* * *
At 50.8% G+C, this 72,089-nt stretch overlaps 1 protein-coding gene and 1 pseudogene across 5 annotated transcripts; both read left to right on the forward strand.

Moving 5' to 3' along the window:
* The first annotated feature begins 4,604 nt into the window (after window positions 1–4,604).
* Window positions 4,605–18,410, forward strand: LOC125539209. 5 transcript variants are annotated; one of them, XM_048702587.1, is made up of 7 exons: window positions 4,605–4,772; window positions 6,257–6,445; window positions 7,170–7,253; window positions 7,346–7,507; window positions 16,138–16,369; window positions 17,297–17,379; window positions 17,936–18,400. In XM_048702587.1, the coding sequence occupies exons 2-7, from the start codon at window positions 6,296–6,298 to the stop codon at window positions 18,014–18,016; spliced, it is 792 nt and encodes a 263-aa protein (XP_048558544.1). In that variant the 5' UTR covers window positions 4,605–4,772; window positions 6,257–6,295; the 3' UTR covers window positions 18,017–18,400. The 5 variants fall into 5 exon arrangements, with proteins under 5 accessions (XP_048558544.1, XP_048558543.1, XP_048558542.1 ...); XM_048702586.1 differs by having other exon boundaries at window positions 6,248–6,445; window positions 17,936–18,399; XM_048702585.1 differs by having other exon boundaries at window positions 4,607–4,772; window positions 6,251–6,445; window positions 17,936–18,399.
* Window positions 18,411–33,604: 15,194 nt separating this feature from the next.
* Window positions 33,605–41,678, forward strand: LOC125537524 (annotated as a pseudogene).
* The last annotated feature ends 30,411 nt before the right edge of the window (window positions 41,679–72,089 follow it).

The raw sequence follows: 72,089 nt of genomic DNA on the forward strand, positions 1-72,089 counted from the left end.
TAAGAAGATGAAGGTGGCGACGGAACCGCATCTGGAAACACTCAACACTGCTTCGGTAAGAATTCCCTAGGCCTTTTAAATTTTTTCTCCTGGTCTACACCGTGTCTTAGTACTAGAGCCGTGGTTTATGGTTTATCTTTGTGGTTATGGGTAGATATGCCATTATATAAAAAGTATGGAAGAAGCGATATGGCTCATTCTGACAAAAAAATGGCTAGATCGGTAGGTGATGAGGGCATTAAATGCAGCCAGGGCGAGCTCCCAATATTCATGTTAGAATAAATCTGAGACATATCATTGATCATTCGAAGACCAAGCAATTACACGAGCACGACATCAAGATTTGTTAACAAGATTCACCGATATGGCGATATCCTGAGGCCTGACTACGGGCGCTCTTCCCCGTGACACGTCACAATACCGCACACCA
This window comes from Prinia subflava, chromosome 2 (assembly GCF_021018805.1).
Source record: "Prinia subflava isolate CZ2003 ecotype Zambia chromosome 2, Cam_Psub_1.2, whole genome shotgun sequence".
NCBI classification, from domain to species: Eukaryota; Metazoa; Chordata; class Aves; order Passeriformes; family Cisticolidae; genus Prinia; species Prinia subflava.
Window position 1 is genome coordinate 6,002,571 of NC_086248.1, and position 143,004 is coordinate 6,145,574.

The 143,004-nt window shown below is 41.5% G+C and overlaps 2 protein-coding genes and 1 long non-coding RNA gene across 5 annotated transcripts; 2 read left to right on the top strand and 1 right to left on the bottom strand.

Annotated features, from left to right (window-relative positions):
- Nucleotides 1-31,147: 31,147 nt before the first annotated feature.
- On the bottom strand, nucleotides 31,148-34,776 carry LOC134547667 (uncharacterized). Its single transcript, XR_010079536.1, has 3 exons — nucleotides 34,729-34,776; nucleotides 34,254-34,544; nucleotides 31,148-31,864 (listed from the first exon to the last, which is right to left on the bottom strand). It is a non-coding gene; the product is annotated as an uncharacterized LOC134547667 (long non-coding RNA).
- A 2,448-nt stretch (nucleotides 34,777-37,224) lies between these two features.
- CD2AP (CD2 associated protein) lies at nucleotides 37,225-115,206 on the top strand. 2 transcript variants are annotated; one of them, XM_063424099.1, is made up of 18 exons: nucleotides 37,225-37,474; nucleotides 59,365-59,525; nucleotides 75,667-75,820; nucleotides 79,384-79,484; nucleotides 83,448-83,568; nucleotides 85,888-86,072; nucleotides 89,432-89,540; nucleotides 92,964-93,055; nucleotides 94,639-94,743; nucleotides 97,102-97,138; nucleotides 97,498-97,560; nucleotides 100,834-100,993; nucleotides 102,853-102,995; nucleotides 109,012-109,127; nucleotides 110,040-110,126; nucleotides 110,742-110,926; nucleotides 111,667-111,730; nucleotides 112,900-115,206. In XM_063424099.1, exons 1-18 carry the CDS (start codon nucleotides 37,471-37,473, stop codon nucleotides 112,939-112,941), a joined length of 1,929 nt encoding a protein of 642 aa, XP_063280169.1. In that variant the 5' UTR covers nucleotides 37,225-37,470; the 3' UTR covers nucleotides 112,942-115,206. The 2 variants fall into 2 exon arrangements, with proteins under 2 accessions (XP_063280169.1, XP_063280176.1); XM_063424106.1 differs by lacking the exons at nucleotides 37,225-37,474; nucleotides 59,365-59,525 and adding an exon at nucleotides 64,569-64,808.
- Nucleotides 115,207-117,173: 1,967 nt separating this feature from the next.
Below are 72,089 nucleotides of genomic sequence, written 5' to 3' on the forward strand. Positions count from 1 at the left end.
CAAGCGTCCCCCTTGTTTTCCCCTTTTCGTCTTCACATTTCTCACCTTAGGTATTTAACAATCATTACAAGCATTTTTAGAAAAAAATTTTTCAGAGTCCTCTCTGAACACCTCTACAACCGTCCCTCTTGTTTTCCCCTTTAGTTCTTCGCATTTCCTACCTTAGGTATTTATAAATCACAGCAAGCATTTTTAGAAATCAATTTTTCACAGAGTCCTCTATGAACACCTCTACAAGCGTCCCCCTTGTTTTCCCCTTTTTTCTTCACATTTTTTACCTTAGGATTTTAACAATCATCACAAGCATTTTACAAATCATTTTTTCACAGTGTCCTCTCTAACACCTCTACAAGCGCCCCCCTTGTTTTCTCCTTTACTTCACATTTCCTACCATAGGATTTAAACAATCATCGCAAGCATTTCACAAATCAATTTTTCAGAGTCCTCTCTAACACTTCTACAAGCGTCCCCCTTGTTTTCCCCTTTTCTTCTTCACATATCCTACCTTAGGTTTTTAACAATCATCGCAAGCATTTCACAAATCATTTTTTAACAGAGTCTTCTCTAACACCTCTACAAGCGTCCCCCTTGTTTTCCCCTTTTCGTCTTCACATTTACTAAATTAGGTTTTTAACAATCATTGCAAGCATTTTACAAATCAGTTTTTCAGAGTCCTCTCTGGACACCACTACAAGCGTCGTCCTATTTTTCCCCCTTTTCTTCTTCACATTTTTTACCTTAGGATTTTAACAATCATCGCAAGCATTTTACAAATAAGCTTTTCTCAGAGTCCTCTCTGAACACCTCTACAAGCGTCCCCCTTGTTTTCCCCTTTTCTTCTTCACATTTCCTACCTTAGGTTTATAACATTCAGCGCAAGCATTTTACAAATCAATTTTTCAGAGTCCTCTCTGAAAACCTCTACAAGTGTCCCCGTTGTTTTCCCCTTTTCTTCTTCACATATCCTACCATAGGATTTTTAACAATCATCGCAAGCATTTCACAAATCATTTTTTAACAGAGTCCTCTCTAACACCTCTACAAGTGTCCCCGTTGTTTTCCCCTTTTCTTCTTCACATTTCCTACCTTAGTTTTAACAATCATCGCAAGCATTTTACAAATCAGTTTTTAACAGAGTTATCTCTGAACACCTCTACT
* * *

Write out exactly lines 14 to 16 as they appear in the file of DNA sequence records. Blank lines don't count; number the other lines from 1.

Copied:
The 143,004-nt window shown below is 41.5% G+C and overlaps 2 protein-coding genes and 1 long non-coding RNA gene across 5 annotated transcripts; 2 read left to right on the top strand and 1 right to left on the bottom strand.

Annotated features, from left to right (window-relative positions):
- Nucleotides 1-31,147: 31,147 nt before the first annotated feature.